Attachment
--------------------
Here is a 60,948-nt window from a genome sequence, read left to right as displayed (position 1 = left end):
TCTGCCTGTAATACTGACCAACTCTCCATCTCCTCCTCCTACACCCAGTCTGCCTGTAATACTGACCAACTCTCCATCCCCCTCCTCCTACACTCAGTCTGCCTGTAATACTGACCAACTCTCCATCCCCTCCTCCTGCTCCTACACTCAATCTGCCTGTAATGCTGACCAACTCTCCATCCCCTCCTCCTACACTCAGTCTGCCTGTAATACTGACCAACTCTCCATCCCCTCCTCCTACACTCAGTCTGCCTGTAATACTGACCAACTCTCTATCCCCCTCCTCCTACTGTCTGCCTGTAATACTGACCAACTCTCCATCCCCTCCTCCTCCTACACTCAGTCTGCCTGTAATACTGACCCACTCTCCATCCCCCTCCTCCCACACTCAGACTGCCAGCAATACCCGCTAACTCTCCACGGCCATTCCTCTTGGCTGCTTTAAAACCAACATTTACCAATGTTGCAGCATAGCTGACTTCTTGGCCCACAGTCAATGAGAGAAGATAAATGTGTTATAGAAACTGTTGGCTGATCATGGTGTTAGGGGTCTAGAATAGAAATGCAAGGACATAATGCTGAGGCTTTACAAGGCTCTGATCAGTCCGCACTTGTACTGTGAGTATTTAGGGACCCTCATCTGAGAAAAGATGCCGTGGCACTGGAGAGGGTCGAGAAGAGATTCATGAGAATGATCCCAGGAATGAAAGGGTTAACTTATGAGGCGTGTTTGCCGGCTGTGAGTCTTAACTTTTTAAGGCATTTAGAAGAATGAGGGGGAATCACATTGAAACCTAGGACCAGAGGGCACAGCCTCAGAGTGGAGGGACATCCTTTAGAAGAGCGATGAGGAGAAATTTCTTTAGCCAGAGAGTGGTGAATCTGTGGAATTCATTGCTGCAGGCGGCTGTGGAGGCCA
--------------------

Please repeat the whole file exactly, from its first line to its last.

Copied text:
Here is a 60,948-nt window from a genome sequence, read left to right as displayed (position 1 = left end):
TCTGCCTGTAATACTGACCAACTCTCCATCTCCTCCTCCTACACCCAGTCTGCCTGTAATACTGACCAACTCTCCATCCCCCTCCTCCTACACTCAGTCTGCCTGTAATACTGACCAACTCTCCATCCCCTCCTCCTGCTCCTACACTCAATCTGCCTGTAATGCTGACCAACTCTCCATCCCCTCCTCCTACACTCAGTCTGCCTGTAATACTGACCAACTCTCCATCCCCTCCTCCTACACTCAGTCTGCCTGTAATACTGACCAACTCTCTATCCCCCTCCTCCTACTGTCTGCCTGTAATACTGACCAACTCTCCATCCCCTCCTCCTCCTACACTCAGTCTGCCTGTAATACTGACCCACTCTCCATCCCCCTCCTCCCACACTCAGACTGCCAGCAATACCCGCTAACTCTCCACGGCCATTCCTCTTGGCTGCTTTAAAACCAACATTTACCAATGTTGCAGCATAGCTGACTTCTTGGCCCACAGTCAATGAGAGAAGATAAATGTGTTATAGAAACTGTTGGCTGATCATGGTGTTAGGGGTCTAGAATAGAAATGCAAGGACATAATGCTGAGGCTTTACAAGGCTCTGATCAGTCCGCACTTGTACTGTGAGTATTTAGGGACCCTCATCTGAGAAAAGATGCCGTGGCACTGGAGAGGGTCGAGAAGAGATTCATGAGAATGATCCCAGGAATGAAAGGGTTAACTTATGAGGCGTGTTTGCCGGCTGTGAGTCTTAACTTTTTAAGGCATTTAGAAGAATGAGGGGGAATCACATTGAAACCTAGGACCAGAGGGCACAGCCTCAGAGTGGAGGGACATCCTTTAGAAGAGCGATGAGGAGAAATTTCTTTAGCCAGAGAGTGGTGAATCTGTGGAATTCATTGCTGCAGGCGGCTGTGGAGGCCA